-"How to Make Nigerian Meat Pie." wwwallnigerianrecipescom RSS. N.p., n.d. Web. 13 Apr. 2016. <http://www.allnigerianrecipes.com/snacks/nigerian-meat-           pie.html>

 -"Igbo Net: The Igbo Network:: The Yam Festival Series:: Yam Festival in Igboland: The Origin of Yam:: Okechukwu Ikejiani, IgboNet Is the Gateway to IgboLand,           Africa." Igbo Net: The Igbo Network:: The Yam Festival Series:: Yam Festival in Igboland: The Origin of Yam:: Okechukwu Ikejiani, IgboNet Is the Gateway to IgboLand, Africa. N.p., n.d. Web. 13 Apr. 2016. <http://kaleidoscope.igbonet.com/culture/yamfestival/oikejiani.html>.

 -"Kola Nut." Kola Nut. N.p., n.d. Web. 13 Apr. 2016. <http://www.igboguide.org/HT-chapter8.htm>.

 -Korieh, Chima J. N.p., n.d. Web. 13 Apr. 2016.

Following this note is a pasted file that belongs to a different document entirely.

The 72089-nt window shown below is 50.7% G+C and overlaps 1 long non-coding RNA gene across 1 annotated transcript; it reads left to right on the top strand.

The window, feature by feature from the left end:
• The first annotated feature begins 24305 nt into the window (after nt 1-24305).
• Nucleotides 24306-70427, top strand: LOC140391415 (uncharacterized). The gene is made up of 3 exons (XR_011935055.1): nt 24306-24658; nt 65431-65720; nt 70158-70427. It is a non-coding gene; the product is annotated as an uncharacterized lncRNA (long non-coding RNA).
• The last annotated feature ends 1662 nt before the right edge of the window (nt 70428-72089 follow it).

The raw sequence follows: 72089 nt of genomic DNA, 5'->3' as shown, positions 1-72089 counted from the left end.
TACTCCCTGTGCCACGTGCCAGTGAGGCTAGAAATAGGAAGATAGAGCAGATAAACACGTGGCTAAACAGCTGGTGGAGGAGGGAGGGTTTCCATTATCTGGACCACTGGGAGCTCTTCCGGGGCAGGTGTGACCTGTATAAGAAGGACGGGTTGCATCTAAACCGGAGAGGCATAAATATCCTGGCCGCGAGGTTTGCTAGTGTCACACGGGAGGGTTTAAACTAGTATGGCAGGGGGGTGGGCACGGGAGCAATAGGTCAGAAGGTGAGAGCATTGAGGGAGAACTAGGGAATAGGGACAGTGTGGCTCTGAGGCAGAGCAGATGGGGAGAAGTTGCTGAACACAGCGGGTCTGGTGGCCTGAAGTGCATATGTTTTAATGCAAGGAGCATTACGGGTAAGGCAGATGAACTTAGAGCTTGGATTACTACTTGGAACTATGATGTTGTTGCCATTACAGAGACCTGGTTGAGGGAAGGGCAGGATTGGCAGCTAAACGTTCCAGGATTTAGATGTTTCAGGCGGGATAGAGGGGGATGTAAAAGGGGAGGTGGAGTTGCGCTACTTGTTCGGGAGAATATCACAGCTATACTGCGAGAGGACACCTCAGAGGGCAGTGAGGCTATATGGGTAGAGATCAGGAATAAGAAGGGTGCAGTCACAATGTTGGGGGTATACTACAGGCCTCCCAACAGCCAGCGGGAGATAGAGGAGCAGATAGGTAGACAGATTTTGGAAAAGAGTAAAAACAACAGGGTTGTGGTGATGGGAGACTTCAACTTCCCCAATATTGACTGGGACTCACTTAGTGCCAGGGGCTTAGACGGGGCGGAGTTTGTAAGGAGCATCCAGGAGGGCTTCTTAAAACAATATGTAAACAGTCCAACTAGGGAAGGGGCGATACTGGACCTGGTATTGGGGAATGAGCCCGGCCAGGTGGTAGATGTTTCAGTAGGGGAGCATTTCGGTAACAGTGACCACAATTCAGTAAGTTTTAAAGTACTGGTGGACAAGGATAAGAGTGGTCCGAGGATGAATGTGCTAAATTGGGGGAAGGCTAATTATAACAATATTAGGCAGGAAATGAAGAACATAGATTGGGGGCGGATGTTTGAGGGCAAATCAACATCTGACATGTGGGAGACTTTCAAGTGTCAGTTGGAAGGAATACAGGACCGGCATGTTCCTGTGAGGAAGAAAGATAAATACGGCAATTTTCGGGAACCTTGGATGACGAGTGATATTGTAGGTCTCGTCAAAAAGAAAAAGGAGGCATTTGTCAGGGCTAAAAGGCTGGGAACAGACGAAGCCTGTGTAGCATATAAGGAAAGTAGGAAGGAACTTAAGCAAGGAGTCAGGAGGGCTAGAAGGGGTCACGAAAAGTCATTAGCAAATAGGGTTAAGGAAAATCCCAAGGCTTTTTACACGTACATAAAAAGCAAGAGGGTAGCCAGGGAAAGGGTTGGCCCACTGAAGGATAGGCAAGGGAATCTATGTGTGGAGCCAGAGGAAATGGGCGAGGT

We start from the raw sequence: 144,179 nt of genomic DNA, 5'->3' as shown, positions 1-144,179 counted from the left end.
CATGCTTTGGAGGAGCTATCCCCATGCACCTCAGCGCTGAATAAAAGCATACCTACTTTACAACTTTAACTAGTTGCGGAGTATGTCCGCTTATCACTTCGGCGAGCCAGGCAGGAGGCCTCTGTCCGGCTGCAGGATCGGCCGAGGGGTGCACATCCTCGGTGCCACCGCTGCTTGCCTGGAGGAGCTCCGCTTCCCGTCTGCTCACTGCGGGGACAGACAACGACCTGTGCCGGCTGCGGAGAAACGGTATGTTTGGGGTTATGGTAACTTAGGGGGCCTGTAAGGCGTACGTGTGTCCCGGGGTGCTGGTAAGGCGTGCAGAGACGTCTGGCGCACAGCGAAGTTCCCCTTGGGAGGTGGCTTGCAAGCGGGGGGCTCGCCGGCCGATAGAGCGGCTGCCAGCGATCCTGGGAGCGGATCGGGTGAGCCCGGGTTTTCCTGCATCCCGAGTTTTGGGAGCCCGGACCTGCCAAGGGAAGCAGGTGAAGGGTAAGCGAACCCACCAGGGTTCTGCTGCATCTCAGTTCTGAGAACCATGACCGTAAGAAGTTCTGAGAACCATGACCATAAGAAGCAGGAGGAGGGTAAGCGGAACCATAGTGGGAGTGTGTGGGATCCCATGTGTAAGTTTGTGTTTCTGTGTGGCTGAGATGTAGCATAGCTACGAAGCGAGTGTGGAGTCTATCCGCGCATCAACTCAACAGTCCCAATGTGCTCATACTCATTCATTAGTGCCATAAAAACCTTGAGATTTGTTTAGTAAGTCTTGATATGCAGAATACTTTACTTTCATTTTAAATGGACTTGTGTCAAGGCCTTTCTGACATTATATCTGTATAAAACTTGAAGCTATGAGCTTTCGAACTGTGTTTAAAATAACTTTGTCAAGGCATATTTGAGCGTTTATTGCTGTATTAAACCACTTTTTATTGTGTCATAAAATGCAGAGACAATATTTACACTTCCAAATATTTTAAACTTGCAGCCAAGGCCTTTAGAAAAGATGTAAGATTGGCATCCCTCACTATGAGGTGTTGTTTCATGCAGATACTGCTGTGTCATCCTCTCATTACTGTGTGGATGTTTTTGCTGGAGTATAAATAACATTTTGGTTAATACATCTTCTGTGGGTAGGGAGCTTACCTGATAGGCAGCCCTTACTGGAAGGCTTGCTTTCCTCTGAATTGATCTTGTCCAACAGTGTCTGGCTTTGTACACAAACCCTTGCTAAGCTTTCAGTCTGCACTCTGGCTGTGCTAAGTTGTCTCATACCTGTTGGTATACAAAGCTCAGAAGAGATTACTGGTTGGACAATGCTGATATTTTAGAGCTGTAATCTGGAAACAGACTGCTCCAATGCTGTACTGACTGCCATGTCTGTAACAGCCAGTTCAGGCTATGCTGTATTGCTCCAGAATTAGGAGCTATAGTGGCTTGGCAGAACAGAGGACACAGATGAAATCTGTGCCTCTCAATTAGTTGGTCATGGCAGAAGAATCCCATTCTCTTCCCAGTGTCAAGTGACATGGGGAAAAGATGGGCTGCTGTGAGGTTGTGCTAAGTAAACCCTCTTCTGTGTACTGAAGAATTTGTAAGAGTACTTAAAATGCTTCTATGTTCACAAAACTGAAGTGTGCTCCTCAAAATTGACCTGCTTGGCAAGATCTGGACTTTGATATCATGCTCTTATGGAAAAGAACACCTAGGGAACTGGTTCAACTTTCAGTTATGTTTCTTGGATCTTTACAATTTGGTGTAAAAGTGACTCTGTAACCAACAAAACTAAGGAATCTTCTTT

-"New Yam Festival." TheFreeDictionary.com. N.p., n.d. Web. 13 Apr. 2016. <http://encyclopedia2.thefreedictionary.com/New+Yam+Festival>.

 -Okeke, E.c., H.n. Eneobong, A.o. Uzuegbunam, A.o. Ozioko, and H. Kuhnlein. "Igbo Traditional Food System: Documentation, Uses and Research Needs." Pakistan J. of Nutrition Pakistan Journal of Nutrition 7.2 (2008): 365-76. Web. 13 Apr. 16.

-"New Yam Festival." TheFreeDictionary.com. N.p., n.d. Web. 13 Apr. 2016. <http://encyclopedia2.thefreedictionary.com/New+Yam+Festival>.

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Public - 4/21/16, 6:10 PM